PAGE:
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The Cambridge Weekly – 13 June 2022

Reading between the lines

After the resurging positive sentiment of past weeks, markets were last week once again showing signs of fragility – the mood was decidedly ‘risk off’. We could characterise this as growth scepticism, or more wariness that inflation will require even stronger and swifter central bank policy tightening before it is effectively squeezed out. Last week’s move towards monetary tightening from the European Central Bank (ECB) – even though long anticipated – provided the necessary headlines.

May 2022: Monthly market returns review

May was the definition of a rollercoaster month of capital market performance. Equity markets rose in the first few days of the month, followed by a rapid sell-off, eventually recovering to finish the month down 0.3%. Bond market returns ended up virtually flat after also correcting sharply before recovering. Even commodity prices could only gain a net 1% in May.

Monetary and fiscal policy – Giving with one hand, taking with the other

Boris Johnson’s pyrrhic victory on last Monday’s ‘no-confidence’ vote could have big implications for the UK economy. Not that you could tell from the market reaction: the FTSE 100 dropped ever so slightly in midweek, while sterling has stayed at the dollar value it was last Friday. But as the politicos were keen to point out, the Prime Minister’s weakened position makes him much more amenable to the whims of his colleagues. Last Thursday, Johnson promised a flurry of policies to help Britons through the cost-of-living crisis – naming growth as his government’s top priority.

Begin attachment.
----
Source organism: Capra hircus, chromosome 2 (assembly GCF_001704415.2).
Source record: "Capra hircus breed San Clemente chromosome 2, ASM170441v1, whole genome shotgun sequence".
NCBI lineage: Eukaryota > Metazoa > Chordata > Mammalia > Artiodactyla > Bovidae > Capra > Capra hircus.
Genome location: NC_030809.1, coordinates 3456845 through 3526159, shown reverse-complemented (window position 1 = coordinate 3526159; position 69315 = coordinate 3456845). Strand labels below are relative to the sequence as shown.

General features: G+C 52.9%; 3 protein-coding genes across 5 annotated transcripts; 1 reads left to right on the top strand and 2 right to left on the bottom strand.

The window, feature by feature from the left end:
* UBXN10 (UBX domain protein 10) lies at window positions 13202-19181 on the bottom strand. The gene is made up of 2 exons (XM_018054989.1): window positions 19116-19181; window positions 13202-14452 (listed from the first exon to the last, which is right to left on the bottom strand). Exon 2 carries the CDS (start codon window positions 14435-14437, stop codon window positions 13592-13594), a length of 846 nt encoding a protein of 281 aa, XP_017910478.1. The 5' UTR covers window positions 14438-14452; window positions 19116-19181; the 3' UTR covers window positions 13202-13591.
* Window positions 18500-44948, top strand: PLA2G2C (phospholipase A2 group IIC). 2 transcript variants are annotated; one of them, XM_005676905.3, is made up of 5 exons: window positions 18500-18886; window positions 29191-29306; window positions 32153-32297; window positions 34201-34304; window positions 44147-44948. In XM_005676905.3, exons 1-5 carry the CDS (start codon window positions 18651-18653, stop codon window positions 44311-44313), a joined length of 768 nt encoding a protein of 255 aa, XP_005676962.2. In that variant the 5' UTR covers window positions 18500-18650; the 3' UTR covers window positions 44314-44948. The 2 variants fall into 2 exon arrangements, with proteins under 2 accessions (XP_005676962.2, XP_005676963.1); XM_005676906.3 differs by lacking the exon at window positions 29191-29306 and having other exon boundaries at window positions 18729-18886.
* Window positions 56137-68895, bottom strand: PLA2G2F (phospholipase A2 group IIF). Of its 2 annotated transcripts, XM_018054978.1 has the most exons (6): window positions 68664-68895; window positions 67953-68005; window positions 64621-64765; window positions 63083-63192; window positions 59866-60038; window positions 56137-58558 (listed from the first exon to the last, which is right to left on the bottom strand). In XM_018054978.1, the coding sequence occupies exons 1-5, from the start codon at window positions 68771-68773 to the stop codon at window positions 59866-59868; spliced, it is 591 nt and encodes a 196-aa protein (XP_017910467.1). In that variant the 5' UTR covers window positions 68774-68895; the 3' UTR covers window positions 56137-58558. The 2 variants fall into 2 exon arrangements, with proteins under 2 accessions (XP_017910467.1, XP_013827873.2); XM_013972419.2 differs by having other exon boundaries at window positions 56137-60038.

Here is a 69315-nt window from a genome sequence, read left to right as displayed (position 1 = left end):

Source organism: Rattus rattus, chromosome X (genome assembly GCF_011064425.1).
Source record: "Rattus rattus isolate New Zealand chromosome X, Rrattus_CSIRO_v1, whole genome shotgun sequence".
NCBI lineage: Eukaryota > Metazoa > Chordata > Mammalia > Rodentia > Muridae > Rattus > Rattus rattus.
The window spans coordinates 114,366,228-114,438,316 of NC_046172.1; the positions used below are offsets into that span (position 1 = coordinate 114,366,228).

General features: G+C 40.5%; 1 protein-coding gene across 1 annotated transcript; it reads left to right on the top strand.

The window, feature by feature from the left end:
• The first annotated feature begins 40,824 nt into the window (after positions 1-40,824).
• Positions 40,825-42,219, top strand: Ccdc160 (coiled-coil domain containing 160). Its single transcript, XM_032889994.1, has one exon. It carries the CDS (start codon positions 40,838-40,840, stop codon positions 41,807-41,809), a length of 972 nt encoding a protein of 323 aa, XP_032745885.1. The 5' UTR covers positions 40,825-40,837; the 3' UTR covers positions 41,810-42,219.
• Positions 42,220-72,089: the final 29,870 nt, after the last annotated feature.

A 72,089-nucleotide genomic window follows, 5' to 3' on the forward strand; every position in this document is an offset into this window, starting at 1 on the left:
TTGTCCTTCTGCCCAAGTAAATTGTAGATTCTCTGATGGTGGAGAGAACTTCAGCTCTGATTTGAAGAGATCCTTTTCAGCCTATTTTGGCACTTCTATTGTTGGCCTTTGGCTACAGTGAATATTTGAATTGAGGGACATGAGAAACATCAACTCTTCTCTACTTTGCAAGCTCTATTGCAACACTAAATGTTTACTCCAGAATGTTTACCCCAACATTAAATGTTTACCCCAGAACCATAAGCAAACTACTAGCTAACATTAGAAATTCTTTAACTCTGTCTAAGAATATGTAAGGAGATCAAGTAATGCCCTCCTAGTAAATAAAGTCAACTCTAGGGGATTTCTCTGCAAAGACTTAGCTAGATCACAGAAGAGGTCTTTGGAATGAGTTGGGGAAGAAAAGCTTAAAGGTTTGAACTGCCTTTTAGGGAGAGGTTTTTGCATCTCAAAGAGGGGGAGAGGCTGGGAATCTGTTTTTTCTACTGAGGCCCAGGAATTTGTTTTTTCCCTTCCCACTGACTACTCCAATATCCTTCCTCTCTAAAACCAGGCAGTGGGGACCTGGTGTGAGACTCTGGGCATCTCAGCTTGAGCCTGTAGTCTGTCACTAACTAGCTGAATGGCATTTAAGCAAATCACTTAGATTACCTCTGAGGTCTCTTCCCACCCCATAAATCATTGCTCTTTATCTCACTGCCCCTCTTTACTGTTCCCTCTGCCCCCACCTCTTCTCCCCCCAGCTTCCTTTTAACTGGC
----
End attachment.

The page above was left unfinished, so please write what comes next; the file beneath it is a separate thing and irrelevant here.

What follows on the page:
Chips, the new doctor copper

US technology giant Intel took a beating from investors last week, leading to a 5.3% fall in its share price on Wednesday. It came after projecting disappointing results for the second quarter. Intel reckons its profits will be around 70 cents a share, while revenue is expected to come in at $18 billion. This is below analysts’ estimates of 82 cents per share profits and $18.5 billion in sales, and follows a disappointing first quarter of 2022, which saw falling revenues for its PC microchips.


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